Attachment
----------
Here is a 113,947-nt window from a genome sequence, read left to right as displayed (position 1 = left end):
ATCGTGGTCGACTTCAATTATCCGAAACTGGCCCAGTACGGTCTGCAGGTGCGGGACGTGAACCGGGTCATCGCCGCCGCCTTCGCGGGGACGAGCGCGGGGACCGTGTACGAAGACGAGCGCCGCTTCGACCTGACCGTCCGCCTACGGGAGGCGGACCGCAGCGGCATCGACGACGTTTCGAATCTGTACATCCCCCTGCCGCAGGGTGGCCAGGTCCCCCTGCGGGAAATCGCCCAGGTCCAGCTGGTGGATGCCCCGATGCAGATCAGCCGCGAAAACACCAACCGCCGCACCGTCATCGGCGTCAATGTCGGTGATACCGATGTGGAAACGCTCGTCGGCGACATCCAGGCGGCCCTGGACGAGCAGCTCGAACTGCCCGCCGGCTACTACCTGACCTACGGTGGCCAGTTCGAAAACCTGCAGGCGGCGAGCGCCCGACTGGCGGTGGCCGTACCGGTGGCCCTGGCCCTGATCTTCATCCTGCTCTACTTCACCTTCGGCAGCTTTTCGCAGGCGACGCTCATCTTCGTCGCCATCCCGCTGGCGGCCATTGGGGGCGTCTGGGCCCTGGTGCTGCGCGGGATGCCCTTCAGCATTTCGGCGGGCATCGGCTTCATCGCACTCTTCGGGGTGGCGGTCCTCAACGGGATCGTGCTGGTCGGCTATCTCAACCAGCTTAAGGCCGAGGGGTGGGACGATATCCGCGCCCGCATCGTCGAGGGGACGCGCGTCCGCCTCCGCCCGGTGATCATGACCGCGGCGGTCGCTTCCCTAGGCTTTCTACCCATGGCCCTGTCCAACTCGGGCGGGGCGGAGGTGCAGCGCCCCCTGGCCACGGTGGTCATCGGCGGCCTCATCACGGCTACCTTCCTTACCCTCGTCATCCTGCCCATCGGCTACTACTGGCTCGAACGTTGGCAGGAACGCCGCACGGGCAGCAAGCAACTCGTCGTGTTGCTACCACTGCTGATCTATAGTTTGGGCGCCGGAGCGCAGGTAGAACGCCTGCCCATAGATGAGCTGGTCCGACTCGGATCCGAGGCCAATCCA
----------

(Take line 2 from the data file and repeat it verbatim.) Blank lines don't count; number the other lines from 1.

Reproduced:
ATCGTGGTCGACTTCAATTATCCGAAACTGGCCCAGTACGGTCTGCAGGTGCGGGACGTGAACCGGGTCATCGCCGCCGCCTTCGCGGGGACGAGCGCGGGGACCGTGTACGAAGACGAGCGCCGCTTCGACCTGACCGTCCGCCTACGGGAGGCGGACCGCAGCGGCATCGACGACGTTTCGAATCTGTACATCCCCCTGCCGCAGGGTGGCCAGGTCCCCCTGCGGGAAATCGCCCAGGTCCAGCTGGTGGATGCCCCGATGCAGATCAGCCGCGAAAACACCAACCGCCGCACCGTCATCGGCGTCAATGTCGGTGATACCGATGTGGAAACGCTCGTCGGCGACATCCAGGCGGCCCTGGACGAGCAGCTCGAACTGCCCGCCGGCTACTACCTGACCTACGGTGGCCAGTTCGAAAACCTGCAGGCGGCGAGCGCCCGACTGGCGGTGGCCGTACCGGTGGCCCTGGCCCTGATCTTCATCCTGCTCTACTTCACCTTCGGCAGCTTTTCGCAGGCGACGCTCATCTTCGTCGCCATCCCGCTGGCGGCCATTGGGGGCGTCTGGGCCCTGGTGCTGCGCGGGATGCCCTTCAGCATTTCGGCGGGCATCGGCTTCATCGCACTCTTCGGGGTGGCGGTCCTCAACGGGATCGTGCTGGTCGGCTATCTCAACCAGCTTAAGGCCGAGGGGTGGGACGATATCCGCGCCCGCATCGTCGAGGGGACGCGCGTCCGCCTCCGCCCGGTGATCATGACCGCGGCGGTCGCTTCCCTAGGCTTTCTACCCATGGCCCTGTCCAACTCGGGCGGGGCGGAGGTGCAGCGCCCCCTGGCCACGGTGGTCATCGGCGGCCTCATCACGGCTACCTTCCTTACCCTCGTCATCCTGCCCATCGGCTACTACTGGCTCGAACGTTGGCAGGAACGCCGCACGGGCAGCAAGCAACTCGTCGTGTTGCTACCACTGCTGATCTATAGTTTGGGCGCCGGAGCGCAGGTAGAACGCCTGCCCATAGATGAGCTGGTCCGACTCGGATCCGAGGCCAATCCA